The facts about Fibromyalgia and Ineffective Sensory Processing
This fact is very well known to fibromyalgia sufferers that discomfort and pain can easily be triggered by some sensory experiences like sound, touch and light. Sometimes, you may feel the softest noise as a sound of pans and pots banging around the kitchen sink. The question arises that are these sensory overloads are a symptom of fibromyalgia? Here are some facts:
Although there are a lot of scientists and doctors that have been doing researches in the causes of fibromyalgia, still no definite evidence is there of how fibromyalgia is caused. Not knowing the cause feels so frustrating, so researchers continue to search for the answers.
It was in a study that people with fibromyalgia have an altered central processing response to multi-sensory stimulation. This means that when all the sensations strike the brain, instead of getting interpreted correctly, all the sensation wires get crossed and puzzled. For instance, a person having fibromyalgia may feel dizzy while having conversation with someone in a passenger seat of a moving car or a person may not be able to handle the conversation from two tables over while dining out with friends.
This research was based on the data of 60 people out which 35 were fibromyalgia patients who were set up on magnetic resonance imaging (MRI) device and tested for the sensorial responses. All of the fibromyalgia patients showed irregular responses to the stimulations.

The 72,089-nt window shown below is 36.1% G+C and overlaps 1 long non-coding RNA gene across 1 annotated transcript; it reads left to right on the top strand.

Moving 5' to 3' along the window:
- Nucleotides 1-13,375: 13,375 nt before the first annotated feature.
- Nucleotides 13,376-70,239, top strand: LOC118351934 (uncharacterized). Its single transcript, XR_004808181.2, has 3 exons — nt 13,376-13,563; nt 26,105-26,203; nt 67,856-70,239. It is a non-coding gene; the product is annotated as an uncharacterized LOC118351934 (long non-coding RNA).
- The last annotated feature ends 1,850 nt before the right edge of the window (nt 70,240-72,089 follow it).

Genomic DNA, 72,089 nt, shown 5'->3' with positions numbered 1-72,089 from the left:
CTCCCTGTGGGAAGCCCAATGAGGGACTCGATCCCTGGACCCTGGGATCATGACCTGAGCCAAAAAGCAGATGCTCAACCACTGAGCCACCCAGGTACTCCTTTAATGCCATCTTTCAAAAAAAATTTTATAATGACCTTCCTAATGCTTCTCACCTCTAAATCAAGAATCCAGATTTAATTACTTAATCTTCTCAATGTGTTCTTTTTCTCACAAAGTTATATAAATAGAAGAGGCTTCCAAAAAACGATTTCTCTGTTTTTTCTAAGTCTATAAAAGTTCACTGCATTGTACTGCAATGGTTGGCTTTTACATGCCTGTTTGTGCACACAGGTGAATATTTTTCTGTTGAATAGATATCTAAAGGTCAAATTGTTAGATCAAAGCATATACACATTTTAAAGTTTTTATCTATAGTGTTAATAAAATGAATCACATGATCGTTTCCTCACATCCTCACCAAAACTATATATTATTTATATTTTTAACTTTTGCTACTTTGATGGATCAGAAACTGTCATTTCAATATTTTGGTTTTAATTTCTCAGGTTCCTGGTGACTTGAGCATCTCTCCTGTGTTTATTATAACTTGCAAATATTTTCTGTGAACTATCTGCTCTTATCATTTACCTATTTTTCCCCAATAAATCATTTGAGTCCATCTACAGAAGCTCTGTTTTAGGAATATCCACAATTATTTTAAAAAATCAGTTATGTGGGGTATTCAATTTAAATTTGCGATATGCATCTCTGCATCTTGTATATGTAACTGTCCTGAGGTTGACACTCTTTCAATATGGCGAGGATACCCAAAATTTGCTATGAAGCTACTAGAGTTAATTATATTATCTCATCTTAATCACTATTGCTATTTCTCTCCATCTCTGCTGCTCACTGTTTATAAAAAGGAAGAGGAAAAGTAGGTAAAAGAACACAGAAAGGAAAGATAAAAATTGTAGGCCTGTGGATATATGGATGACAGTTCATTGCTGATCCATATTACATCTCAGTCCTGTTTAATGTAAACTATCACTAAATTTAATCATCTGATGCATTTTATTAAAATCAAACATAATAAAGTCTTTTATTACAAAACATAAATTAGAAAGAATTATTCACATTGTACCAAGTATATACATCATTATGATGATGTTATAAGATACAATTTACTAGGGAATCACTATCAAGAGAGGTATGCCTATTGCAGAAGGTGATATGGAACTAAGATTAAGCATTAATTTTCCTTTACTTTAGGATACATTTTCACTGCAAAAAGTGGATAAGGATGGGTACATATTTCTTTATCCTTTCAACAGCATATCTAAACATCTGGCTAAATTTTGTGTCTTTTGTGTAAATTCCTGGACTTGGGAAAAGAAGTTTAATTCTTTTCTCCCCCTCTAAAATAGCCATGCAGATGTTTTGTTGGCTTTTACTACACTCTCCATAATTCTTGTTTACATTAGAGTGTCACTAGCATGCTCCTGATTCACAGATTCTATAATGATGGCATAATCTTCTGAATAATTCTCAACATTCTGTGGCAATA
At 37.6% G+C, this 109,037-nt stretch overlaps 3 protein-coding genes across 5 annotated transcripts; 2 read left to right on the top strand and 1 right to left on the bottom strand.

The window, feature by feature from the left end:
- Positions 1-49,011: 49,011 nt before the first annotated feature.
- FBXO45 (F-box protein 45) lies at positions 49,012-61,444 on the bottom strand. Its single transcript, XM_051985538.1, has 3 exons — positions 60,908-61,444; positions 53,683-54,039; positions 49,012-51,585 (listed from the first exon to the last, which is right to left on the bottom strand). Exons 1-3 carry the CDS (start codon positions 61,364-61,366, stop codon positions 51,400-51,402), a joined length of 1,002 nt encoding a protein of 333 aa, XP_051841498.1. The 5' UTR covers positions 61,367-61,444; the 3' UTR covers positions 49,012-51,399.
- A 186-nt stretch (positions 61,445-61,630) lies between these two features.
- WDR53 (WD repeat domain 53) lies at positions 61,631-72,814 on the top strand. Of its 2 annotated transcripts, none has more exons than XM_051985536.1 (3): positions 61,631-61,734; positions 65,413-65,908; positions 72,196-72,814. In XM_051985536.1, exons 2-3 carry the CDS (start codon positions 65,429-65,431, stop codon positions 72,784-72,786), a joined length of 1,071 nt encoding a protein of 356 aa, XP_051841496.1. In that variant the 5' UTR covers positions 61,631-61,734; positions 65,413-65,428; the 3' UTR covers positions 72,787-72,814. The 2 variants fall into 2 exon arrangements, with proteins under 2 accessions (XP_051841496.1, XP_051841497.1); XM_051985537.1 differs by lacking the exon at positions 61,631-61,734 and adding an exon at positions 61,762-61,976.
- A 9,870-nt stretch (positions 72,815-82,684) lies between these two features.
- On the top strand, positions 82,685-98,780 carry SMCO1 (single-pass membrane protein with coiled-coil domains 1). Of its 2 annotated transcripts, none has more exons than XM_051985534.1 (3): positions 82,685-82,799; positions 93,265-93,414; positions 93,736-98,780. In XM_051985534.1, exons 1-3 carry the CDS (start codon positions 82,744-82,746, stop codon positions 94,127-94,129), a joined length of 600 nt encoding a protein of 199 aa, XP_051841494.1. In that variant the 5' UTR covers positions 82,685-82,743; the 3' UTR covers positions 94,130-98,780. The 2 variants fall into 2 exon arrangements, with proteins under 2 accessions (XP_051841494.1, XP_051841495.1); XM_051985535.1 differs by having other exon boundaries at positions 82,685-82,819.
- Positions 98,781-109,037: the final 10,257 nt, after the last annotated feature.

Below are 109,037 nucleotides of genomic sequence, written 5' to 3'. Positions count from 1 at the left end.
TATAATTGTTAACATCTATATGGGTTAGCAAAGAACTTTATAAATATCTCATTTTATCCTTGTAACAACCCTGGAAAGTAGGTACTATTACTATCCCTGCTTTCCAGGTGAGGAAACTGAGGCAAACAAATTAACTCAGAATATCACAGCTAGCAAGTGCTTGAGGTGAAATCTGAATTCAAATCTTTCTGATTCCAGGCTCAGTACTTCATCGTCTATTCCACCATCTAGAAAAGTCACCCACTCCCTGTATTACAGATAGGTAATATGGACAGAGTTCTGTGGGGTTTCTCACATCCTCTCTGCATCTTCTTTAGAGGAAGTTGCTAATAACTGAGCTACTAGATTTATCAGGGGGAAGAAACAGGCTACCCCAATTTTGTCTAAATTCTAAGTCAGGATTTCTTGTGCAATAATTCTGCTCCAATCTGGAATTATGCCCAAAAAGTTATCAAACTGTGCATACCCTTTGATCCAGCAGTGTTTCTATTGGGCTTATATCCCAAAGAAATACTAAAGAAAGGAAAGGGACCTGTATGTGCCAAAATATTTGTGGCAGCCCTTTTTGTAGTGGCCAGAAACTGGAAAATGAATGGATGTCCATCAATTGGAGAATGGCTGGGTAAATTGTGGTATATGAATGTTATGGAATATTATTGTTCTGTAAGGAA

This could provide some evidence that these neurological irregularities might be a cause of fibromyalgia pain. It could be also shown to the doctors who believe that fibromyalgia is all in the head and nothing else. There is a long history of fibromyalgia in which doctors trying to blame the psychological disorders.
The building blocks of discovering the complexities of this mysterious disease are the important researches like this study. But we do know now that fibromyalgia is real and can cause a lot of symptoms and discomforting pain from many sensations. If we get to know why this happens, it will help us understand more about pain.